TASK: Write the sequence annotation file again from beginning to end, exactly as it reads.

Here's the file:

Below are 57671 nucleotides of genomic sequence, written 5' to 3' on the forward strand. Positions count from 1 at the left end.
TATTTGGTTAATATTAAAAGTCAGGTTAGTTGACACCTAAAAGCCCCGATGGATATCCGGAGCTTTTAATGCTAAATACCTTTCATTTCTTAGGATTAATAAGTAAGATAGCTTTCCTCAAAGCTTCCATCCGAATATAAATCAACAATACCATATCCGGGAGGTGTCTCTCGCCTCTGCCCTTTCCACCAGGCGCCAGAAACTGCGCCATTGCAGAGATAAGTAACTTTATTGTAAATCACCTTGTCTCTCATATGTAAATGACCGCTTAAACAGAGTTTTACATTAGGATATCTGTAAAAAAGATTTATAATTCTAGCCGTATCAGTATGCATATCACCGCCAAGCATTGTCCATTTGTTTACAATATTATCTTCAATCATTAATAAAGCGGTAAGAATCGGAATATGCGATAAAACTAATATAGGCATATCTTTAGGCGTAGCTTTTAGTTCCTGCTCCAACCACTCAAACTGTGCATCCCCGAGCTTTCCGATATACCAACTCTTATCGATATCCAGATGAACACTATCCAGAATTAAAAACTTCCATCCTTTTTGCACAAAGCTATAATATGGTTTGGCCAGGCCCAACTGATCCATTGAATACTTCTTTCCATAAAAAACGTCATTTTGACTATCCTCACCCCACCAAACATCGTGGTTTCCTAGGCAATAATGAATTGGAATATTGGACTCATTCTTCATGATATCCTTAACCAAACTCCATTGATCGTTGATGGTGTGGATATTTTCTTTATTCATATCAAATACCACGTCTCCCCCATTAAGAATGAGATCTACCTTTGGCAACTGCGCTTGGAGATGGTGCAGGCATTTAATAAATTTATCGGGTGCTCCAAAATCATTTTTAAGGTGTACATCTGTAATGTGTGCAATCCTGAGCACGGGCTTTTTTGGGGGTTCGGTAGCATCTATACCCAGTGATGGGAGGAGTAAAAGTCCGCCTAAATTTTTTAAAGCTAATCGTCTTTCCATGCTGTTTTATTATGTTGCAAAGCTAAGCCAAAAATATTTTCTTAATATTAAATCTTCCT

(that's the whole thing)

Below are 57671 nucleotides of genomic sequence, written 5' to 3' on the forward strand. Positions count from 1 at the left end.
TATTTGGTTAATATTAAAAGTCAGGTTAGTTGACACCTAAAAGCCCCGATGGATATCCGGAGCTTTTAATGCTAAATACCTTTCATTTCTTAGGATTAATAAGTAAGATAGCTTTCCTCAAAGCTTCCATCCGAATATAAATCAACAATACCATATCCGGGAGGTGTCTCTCGCCTCTGCCCTTTCCACCAGGCGCCAGAAACTGCGCCATTGCAGAGATAAGTAACTTTATTGTAAATCACCTTGTCTCTCATATGTAAATGACCGCTTAAACAGAGTTTTACATTAGGATATCTGTAAAAAAGATTTATAATTCTAGCCGTATCAGTATGCATATCACCGCCAAGCATTGTCCATTTGTTTACAATATTATCTTCAATCATTAATAAAGCGGTAAGAATCGGAATATGCGATAAAACTAATATAGGCATATCTTTAGGCGTAGCTTTTAGTTCCTGCTCCAACCACTCAAACTGTGCATCCCCGAGCTTTCCGATATACCAACTCTTATCGATATCCAGATGAACACTATCCAGAATTAAAAACTTCCATCCTTTTTGCACAAAGCTATAATATGGTTTGGCCAGGCCCAACTGATCCATTGAATACTTCTTTCCATAAAAAACGTCATTTTGACTATCCTCACCCCACCAAACATCGTGGTTTCCTAGGCAATAATGAATTGGAATATTGGACTCATTCTTCATGATATCCTTAACCAAACTCCATTGATCGTTGATGGTGTGGATATTTTCTTTATTCATATCAAATACCACGTCTCCCCCATTAAGAATGAGATCTACCTTTGGCAACTGCGCTTGGAGATGGTGCAGGCATTTAATAAATTTATCGGGTGCTCCAAAATCATTTTTAAGGTGTACATCTGTAATGTGTGCAATCCTGAGCACGGGCTTTTTTGGGGGTTCGGTAGCATCTATACCCAGTGATGGGAGGAGTAAAAGTCCGCCTAAATTTTTTAAAGCTAATCGTCTTTCCATGCTGTTTTATTATGTTGCAAAGCTAAGCCAAAAATATTTTCTTAATATTAAATCTTCCT